A watchdog for health care journalism

healthnewsrevieworg.pngST. PAUL, MINNESOTA — The job of a health care reporter is to provide accurate, objective coverage of the health care industry. Yet in Gary Schwitzer’s opinion, that rarely happens in the American media. “The marketing forces in health care are so overwhelming even good journalists may not realize they’re being sold a bill of goods when they are,” says Schwitzer, a former news reporter for CNN and current journalism professor at the University of Minnesota. “There is a shocking number of single sourced stories, and stories that rely largely on news releases.”

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    • Five years ago, Schwitzer launched to improve the quality of patient decision making when it comes to choosing health care. The site does this by reviewing stories in the media regarding health care treatments and issuing a rating for each story. In this way, Health News Review has become the watchdog of health care journalism. The site currently gets 5,000 unique visitors a day and reviews news stories dealing with new treatments, drugs, and health care policies. For each story, the site issues a rating of one to five stars based on ten criteria, including how costs of treatments are described in the news story, if independent sources are used, and whether alternative sources of treatment are given attention.

      “News coverage impacts decision making,” says Schwitzer. “Almost 70 percent of stories fail to discuss cost, fail to explain benefits and harms… We want to improve the education of the American consumer. We want to meet them with these messages that they should scrutinize health care, news coverage, and ads, even their own doctors.”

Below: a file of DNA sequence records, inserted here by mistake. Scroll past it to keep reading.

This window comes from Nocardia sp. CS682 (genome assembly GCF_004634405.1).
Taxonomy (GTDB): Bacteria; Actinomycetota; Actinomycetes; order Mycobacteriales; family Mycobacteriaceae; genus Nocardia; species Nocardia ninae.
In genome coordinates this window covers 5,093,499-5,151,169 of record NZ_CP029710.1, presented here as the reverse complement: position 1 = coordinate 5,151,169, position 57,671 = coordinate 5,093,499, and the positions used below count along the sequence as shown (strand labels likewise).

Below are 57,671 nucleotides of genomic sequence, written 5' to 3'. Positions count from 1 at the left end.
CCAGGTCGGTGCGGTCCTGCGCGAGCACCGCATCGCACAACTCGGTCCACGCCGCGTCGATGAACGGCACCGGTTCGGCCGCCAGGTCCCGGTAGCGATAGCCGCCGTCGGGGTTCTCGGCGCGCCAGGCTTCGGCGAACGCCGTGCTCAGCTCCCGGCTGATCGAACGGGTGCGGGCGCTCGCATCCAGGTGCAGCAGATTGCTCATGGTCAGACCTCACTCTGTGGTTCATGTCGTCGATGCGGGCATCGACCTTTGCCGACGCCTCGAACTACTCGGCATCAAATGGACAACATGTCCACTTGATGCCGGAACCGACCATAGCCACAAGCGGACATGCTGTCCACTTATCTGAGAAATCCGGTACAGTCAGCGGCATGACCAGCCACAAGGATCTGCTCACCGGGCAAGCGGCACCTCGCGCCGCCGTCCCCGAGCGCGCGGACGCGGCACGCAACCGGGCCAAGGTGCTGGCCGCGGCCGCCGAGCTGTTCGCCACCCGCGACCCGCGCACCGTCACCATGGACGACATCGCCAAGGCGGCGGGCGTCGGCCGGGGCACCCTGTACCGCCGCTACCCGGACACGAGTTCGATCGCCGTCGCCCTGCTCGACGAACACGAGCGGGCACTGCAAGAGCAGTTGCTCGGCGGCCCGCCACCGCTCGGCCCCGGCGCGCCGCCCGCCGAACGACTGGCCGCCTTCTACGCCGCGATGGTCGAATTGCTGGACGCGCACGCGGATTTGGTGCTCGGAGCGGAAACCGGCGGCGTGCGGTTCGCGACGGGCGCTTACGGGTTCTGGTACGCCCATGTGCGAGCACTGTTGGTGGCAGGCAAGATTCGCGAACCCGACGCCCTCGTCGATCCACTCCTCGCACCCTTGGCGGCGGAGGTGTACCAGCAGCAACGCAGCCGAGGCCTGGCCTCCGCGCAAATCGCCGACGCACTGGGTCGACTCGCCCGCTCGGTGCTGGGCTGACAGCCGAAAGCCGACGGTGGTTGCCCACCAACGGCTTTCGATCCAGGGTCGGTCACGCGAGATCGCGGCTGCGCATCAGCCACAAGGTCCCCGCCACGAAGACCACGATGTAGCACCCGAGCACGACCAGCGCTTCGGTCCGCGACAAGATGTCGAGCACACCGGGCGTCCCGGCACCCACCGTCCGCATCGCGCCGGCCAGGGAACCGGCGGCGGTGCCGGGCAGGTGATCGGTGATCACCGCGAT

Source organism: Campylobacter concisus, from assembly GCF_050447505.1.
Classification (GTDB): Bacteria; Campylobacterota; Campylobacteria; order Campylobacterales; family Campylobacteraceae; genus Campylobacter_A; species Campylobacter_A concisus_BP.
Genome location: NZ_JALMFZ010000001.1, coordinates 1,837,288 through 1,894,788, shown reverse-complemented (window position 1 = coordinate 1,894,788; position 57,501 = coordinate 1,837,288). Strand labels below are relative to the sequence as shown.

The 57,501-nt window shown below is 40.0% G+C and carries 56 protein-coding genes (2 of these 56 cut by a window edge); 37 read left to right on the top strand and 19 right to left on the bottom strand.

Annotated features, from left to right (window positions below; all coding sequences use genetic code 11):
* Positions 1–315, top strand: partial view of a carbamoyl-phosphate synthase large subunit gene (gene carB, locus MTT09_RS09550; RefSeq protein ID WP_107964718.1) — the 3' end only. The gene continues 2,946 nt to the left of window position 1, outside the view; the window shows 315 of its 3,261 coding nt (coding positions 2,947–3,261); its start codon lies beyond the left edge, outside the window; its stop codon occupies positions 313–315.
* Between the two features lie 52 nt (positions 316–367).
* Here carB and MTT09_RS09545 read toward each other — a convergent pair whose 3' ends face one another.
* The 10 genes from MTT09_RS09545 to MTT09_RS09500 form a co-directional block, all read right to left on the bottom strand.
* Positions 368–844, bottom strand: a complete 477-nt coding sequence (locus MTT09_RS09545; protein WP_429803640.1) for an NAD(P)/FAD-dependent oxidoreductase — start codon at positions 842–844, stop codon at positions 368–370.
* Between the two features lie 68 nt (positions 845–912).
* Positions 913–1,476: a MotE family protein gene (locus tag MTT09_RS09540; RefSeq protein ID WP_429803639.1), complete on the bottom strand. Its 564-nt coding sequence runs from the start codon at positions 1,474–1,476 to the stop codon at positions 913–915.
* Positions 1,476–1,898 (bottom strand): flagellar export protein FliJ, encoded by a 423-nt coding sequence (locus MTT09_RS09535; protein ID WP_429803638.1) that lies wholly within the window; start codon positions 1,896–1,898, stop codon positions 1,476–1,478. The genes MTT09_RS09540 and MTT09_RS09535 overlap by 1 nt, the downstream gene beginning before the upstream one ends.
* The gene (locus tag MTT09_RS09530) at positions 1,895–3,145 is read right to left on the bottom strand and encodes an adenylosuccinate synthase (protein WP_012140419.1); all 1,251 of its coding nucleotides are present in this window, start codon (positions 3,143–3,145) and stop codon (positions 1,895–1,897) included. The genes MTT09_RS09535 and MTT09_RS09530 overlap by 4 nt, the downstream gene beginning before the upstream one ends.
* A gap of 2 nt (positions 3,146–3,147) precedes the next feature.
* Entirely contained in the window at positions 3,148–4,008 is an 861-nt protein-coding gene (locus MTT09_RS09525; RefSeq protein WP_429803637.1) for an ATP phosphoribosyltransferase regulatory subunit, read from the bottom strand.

Since Health News Review’s launch in 2006, the site has reviewed more than 1,500 articles from dozens of major news outlets including Time, ABC, the Associated Press, and The New York Times. A five-star review might be issued for “terrific context,” direct discussion of the cost of a specific treatment, excellent analysis, and the use of several independent sources. A one-star review might be issued for using poor evidence to validate the benefits of a specific treatment, a lack of data, or reliance on studies that use a small pool of test subjects.

      “Our sample for any one news organization is small given their total output,” says Schwitzer. “We never want to say that we give 100 percent view of any one individual or news organization. Nonetheless, you can’t deny what a database of 1,500 stories says… ‘Folks, we are not informing people well enough on health care issues.'”

      Health News Review is a nonprofit and is funded by annual grants from the Boston-based Foundation for Informed Medical Decision Making. Twenty physicians and freelance journalists trained in evaluating scientific and medical evidence. The journalists are paid an hourly rate by the site, while physicians are paid separately through the Foundation for Informed Medical Decision Making. By the time the site posts a review for any given story, at least three of Schwitzer’s team members will have combed through the story to issue a rating.

      The original model and mission for the site was inspired by an Australian website, Media Doctor, which aims to improve media coverage of new drugs and treatments in the Australian health care industry. “This is the only service of its kind in this country, although I feel like I’m part of a growing and strong international movement,” says Schwitzer, who recently was involved in the launch of a similar site in Germany.

      After five years, Schwitzer says he believes Health News Review has begun to make significant progress as the watchdog of the health care media. He says the site’s star ratings are increasingly used in health care reporters’ performance reviews, and mentions the case of an editor who gives his employees bonuses for stories that receive five stars. The American Cancer Society Action Network removed an ad campaign after it was criticized by the web site as being misleading.

      In another five years, Schwitzer says he hopes 90 percent of the stories reviewed get five stars for excellent journalism, and that his sites efforts will thus be rendered irrelevant. Sounds idealistic? “Idealism runs through my bloodstream,” counters Schwitzer. “I feel that this effort is actually part of health care reform because it has to start with patients making informed decisions.” Data



City: St. Paul

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Maura R. O'Connor is a freelance foreign correspondent. This year she was awarded a Phillips Foundation Journalism Fellowship and will be reporting on American foreign aid from Haiti, Afghanistan, and Africa.